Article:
Today was the best day I’ve had yet. It’s been a bit of a rainy day, which I tend to love. I prefer window-rattling storms, but the ground is so saturated that we’d probably have a flash flood if we had a storm like that.
The past couple days, I’ve been trying to write on The Fall of Skullkeep without making much headway. I’m not sure why. I love where the story is, and I know how the climax of the story will end. Right now, though, it seems like I just can’t get there.
One of the long-term professional writers I look up to says that we shouldn’t make public posts about our writing like this, and on one side, I kind of agree. But writing is also a major part of my life and easily one of my favorite activities. I’d rather write than just about anything else I’m interested in doing.
So, if I’m going to share info about myself, it seems almost a no-brainer that I’d share my successes and setbacks in something that is so valuable to me.
But enough of the tangent…
What made today my best day so far since April 23rd was that I wrote 4,875 words across three hours and one minute. I am super-happy about that. It feels very good to look at my writing log and see that data for today.
I want to see 23 straight days of that, at a minimum.
As I’ve stated before, my long-term goal is a minimum of 5,500 words per day, and I’d like to hit over 10,000 consistently. I don’t know if that’s sustainable–which is the key point to making this a long-term career–but if I don’t try, I’ll never know.
Why 5,500 words per day?
The simple reason is that I have a lot of stories I want to tell, and while I know I’ll never write all of my ideas, I have many that are especially important to me. I would love to build a stockpile of ready-to-publish stories, so that I can publish something every month–all year long–and have a buffer to cover getting sick or having some other complication rear its head.
Heh… it’s extremely unlikely I’ll ever get married at this point, but if I do, I’d like to take a honeymoon without worrying about not writing.
Having that stockpile would make so much of my life easier.
So… did you notice that I started off by saying Skullkeep hasn’t been working for me lately? And if I wrote 4,800 words today that didn’t go toward Skullkeep, just what did they go toward?
Why… I’m glad you asked!
Of that total, 1,378 words went into the first book of a series in that Fantasy shared world I mentioned. My current series are all finite series in my mind. Drakmoor will be ten books, no more. I toy with the idea of going back to write a trilogy that shows the Godswar, but honestly, I don’t feel excited enough about that idea for it to be anything other than something I toy with.
Likewise, the Primogenitor Saga will stop–or at least slow down to a considerable degree–somewhere between five and ten books. I didn’t start it with a set storyline, like I did with Drakmoor, but it’s a major question to me how many books I’ll be able to write before I ultimately lose interest or feel like I’m just being repetitive. If I’m not proud to put my name on it in public, I will not publish it. I learned that lesson with Fires.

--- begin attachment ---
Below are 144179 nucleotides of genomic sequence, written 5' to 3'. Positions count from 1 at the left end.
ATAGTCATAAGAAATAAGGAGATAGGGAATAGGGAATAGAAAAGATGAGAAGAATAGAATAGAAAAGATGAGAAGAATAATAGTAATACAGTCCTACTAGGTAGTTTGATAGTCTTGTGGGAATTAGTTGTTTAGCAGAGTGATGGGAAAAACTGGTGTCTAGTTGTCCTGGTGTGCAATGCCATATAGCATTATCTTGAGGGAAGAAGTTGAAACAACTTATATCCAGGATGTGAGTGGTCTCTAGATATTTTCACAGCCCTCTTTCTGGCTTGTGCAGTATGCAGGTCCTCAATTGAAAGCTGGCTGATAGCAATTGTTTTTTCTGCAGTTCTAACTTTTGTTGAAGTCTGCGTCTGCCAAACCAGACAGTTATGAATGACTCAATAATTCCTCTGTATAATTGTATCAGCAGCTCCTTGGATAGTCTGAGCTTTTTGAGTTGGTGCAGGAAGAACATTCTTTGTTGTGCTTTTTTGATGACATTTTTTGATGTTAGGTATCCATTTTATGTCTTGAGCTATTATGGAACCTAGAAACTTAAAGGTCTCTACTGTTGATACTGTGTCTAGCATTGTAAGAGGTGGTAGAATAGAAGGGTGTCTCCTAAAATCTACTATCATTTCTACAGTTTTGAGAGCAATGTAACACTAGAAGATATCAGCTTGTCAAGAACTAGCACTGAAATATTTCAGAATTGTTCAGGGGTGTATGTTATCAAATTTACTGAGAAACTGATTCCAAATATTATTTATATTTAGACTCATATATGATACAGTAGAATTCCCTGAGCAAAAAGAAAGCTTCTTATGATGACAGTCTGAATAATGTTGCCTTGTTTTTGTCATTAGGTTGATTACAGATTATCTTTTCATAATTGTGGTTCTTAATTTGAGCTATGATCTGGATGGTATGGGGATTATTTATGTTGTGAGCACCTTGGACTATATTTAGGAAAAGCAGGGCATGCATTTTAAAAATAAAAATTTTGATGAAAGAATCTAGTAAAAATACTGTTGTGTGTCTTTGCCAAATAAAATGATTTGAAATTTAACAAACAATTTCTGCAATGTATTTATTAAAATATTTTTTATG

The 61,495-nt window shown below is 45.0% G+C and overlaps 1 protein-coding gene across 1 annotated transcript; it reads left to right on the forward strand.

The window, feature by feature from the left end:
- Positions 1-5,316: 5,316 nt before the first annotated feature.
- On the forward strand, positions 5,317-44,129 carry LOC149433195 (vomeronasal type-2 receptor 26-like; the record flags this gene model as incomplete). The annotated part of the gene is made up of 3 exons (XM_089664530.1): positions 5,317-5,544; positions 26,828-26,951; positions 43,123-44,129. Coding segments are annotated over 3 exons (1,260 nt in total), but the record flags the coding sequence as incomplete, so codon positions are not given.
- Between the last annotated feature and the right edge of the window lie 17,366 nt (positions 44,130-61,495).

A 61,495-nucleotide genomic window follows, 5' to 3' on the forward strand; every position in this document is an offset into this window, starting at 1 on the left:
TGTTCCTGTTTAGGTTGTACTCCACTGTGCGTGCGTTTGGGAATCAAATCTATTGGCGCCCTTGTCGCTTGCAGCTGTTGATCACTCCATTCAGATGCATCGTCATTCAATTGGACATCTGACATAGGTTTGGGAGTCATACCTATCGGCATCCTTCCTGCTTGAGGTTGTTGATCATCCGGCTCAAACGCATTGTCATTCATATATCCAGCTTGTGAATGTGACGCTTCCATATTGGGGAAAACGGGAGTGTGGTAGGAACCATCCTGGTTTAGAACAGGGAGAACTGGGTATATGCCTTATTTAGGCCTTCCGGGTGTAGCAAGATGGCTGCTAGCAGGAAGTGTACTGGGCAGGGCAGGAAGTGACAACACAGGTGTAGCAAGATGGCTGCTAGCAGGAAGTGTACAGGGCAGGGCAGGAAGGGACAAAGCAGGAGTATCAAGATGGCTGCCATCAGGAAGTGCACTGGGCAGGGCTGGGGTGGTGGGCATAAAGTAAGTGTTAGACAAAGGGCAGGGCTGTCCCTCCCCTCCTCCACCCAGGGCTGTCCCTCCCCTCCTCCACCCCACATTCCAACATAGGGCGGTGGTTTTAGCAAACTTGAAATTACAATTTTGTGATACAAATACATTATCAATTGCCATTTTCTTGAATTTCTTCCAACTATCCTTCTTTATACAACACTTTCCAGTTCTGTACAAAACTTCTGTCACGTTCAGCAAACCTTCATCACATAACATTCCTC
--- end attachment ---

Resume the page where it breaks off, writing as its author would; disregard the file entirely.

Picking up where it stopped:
So, what’s the deal with this shared world, then? Well, I wanted a place where I could go play without any stress or pressure to stick to an overarching storyline. I also want to explore certain aspects of Fantasy that I feel are underserved in what’s currently available. Right now, the shared world will have three series, and I love all three. They’re going to be so much fun.
But I don’t want to say too much about the shared world until I’m ready to publish the first series, so I’m going to go back to the day’s word count.
Minus the first 1,378 words, the rest all went to Chapter 1 of Tempus, which will be Primogenitor #4. And those words flowed like water. I had a blast writing them.
Exactly how it’s supposed to be.
This will very much be a turning point in Wyatt’s story. I want to say that his world won’t ever be the same, but while I’m not sure that’s 100% true, I do know that it will be a crux point.
So, that’s where I am. I’m sorry that I’m not making the progress on Skullkeep that I’d like. I wanted to finish that and get it out the door as quickly as possible. But while I’m by no means a perfectionist, the story has to be right. I feel the nineteen chapters I’ve written so far are right, but Chapter 20 is proving elusive. And unfortunately, I’ve never learned to write a story out of order. That is, I start writing at Chapter 1 and go through the story just like a reader would.
I also feel like today was a little bit of a milestone for me. It was the first day I’ve written so much in over a month, and the third day I’ve felt like writing since Mom died. If I’m being honest, there was a little voice in the back of my mind–a very tiny voice almost impossible to hear–whispering, “But what if I can’t write anymore?”
I want to say I’m glad that little voice is wrong, but I’m not going to say that. I defeated it today. Tomorrow is another battle.
But in the long run, I will win. I might not win every day, but I’ll win more than most from here on out.
It’s called moving forward.